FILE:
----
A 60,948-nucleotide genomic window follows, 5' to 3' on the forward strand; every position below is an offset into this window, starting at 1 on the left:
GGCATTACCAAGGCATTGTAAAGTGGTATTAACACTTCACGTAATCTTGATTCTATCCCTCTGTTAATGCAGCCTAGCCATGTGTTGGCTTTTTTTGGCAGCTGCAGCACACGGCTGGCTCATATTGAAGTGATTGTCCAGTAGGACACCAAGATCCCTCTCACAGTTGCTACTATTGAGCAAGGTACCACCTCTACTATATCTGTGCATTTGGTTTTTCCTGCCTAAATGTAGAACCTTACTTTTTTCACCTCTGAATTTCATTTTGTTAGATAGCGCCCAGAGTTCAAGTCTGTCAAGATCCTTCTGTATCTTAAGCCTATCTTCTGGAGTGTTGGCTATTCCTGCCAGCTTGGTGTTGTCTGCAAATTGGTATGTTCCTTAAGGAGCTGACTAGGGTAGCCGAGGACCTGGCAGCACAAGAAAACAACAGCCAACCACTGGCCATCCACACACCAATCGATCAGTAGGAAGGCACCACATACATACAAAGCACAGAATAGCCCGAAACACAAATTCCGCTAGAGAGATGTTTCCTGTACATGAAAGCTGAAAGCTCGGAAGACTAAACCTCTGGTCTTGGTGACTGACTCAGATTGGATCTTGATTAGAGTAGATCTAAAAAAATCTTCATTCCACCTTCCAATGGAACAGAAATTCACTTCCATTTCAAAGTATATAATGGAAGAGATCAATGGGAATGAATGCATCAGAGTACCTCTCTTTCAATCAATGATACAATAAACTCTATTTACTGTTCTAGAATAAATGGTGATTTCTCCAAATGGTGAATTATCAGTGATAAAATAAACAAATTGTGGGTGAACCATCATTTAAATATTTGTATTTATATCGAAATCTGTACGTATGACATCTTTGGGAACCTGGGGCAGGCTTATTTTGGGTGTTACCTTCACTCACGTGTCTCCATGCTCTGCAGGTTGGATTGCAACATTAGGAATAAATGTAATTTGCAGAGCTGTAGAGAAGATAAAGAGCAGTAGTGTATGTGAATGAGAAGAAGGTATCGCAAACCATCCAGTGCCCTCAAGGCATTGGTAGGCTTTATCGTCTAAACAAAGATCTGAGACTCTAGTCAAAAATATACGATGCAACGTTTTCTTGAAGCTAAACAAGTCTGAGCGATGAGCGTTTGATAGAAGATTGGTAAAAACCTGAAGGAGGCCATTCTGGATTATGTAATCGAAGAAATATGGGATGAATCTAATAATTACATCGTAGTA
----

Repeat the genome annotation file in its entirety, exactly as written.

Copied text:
A 60,948-nucleotide genomic window follows, 5' to 3' on the forward strand; every position below is an offset into this window, starting at 1 on the left:
GGCATTACCAAGGCATTGTAAAGTGGTATTAACACTTCACGTAATCTTGATTCTATCCCTCTGTTAATGCAGCCTAGCCATGTGTTGGCTTTTTTTGGCAGCTGCAGCACACGGCTGGCTCATATTGAAGTGATTGTCCAGTAGGACACCAAGATCCCTCTCACAGTTGCTACTATTGAGCAAGGTACCACCTCTACTATATCTGTGCATTTGGTTTTTCCTGCCTAAATGTAGAACCTTACTTTTTTCACCTCTGAATTTCATTTTGTTAGATAGCGCCCAGAGTTCAAGTCTGTCAAGATCCTTCTGTATCTTAAGCCTATCTTCTGGAGTGTTGGCTATTCCTGCCAGCTTGGTGTTGTCTGCAAATTGGTATGTTCCTTAAGGAGCTGACTAGGGTAGCCGAGGACCTGGCAGCACAAGAAAACAACAGCCAACCACTGGCCATCCACACACCAATCGATCAGTAGGAAGGCACCACATACATACAAAGCACAGAATAGCCCGAAACACAAATTCCGCTAGAGAGATGTTTCCTGTACATGAAAGCTGAAAGCTCGGAAGACTAAACCTCTGGTCTTGGTGACTGACTCAGATTGGATCTTGATTAGAGTAGATCTAAAAAAATCTTCATTCCACCTTCCAATGGAACAGAAATTCACTTCCATTTCAAAGTATATAATGGAAGAGATCAATGGGAATGAATGCATCAGAGTACCTCTCTTTCAATCAATGATACAATAAACTCTATTTACTGTTCTAGAATAAATGGTGATTTCTCCAAATGGTGAATTATCAGTGATAAAATAAACAAATTGTGGGTGAACCATCATTTAAATATTTGTATTTATATCGAAATCTGTACGTATGACATCTTTGGGAACCTGGGGCAGGCTTATTTTGGGTGTTACCTTCACTCACGTGTCTCCATGCTCTGCAGGTTGGATTGCAACATTAGGAATAAATGTAATTTGCAGAGCTGTAGAGAAGATAAAGAGCAGTAGTGTATGTGAATGAGAAGAAGGTATCGCAAACCATCCAGTGCCCTCAAGGCATTGGTAGGCTTTATCGTCTAAACAAAGATCTGAGACTCTAGTCAAAAATATACGATGCAACGTTTTCTTGAAGCTAAACAAGTCTGAGCGATGAGCGTTTGATAGAAGATTGGTAAAAACCTGAAGGAGGCCATTCTGGATTATGTAATCGAAGAAATATGGGATGAATCTAATAATTACATCGTAGTA